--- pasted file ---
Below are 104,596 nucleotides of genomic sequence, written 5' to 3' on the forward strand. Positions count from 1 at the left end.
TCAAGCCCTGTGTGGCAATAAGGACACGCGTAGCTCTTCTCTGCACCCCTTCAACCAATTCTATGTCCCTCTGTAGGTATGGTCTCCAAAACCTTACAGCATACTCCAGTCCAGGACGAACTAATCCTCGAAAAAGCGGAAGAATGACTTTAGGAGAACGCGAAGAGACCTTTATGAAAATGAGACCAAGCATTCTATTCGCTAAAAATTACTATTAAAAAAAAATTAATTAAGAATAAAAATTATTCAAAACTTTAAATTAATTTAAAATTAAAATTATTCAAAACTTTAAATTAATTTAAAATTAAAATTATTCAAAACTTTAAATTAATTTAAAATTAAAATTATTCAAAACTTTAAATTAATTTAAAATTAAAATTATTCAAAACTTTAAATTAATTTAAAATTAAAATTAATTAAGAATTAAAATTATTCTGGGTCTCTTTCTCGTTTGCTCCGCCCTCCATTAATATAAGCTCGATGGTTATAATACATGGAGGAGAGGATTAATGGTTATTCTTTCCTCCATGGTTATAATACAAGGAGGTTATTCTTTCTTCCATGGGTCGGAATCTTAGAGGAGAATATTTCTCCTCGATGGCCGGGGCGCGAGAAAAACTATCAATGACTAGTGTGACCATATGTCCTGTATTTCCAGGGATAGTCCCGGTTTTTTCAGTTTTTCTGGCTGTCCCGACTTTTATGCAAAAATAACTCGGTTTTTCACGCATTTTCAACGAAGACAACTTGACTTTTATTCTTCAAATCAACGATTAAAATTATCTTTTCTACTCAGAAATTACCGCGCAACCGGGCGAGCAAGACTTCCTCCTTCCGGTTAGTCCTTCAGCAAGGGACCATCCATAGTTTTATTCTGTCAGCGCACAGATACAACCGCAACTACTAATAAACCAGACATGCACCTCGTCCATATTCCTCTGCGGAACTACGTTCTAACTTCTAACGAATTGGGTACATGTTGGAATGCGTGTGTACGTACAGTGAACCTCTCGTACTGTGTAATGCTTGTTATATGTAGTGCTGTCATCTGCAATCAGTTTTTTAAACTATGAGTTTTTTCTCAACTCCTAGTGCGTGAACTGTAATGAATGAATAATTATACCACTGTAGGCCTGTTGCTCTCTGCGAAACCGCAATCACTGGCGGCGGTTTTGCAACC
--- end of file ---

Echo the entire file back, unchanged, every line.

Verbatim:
Below are 104,596 nucleotides of genomic sequence, written 5' to 3' on the forward strand. Positions count from 1 at the left end.
TCAAGCCCTGTGTGGCAATAAGGACACGCGTAGCTCTTCTCTGCACCCCTTCAACCAATTCTATGTCCCTCTGTAGGTATGGTCTCCAAAACCTTACAGCATACTCCAGTCCAGGACGAACTAATCCTCGAAAAAGCGGAAGAATGACTTTAGGAGAACGCGAAGAGACCTTTATGAAAATGAGACCAAGCATTCTATTCGCTAAAAATTACTATTAAAAAAAAATTAATTAAGAATAAAAATTATTCAAAACTTTAAATTAATTTAAAATTAAAATTATTCAAAACTTTAAATTAATTTAAAATTAAAATTATTCAAAACTTTAAATTAATTTAAAATTAAAATTATTCAAAACTTTAAATTAATTTAAAATTAAAATTATTCAAAACTTTAAATTAATTTAAAATTAAAATTAATTAAGAATTAAAATTATTCTGGGTCTCTTTCTCGTTTGCTCCGCCCTCCATTAATATAAGCTCGATGGTTATAATACATGGAGGAGAGGATTAATGGTTATTCTTTCCTCCATGGTTATAATACAAGGAGGTTATTCTTTCTTCCATGGGTCGGAATCTTAGAGGAGAATATTTCTCCTCGATGGCCGGGGCGCGAGAAAAACTATCAATGACTAGTGTGACCATATGTCCTGTATTTCCAGGGATAGTCCCGGTTTTTTCAGTTTTTCTGGCTGTCCCGACTTTTATGCAAAAATAACTCGGTTTTTCACGCATTTTCAACGAAGACAACTTGACTTTTATTCTTCAAATCAACGATTAAAATTATCTTTTCTACTCAGAAATTACCGCGCAACCGGGCGAGCAAGACTTCCTCCTTCCGGTTAGTCCTTCAGCAAGGGACCATCCATAGTTTTATTCTGTCAGCGCACAGATACAACCGCAACTACTAATAAACCAGACATGCACCTCGTCCATATTCCTCTGCGGAACTACGTTCTAACTTCTAACGAATTGGGTACATGTTGGAATGCGTGTGTACGTACAGTGAACCTCTCGTACTGTGTAATGCTTGTTATATGTAGTGCTGTCATCTGCAATCAGTTTTTTAAACTATGAGTTTTTTCTCAACTCCTAGTGCGTGAACTGTAATGAATGAATAATTATACCACTGTAGGCCTGTTGCTCTCTGCGAAACCGCAATCACTGGCGGCGGTTTTGCAACC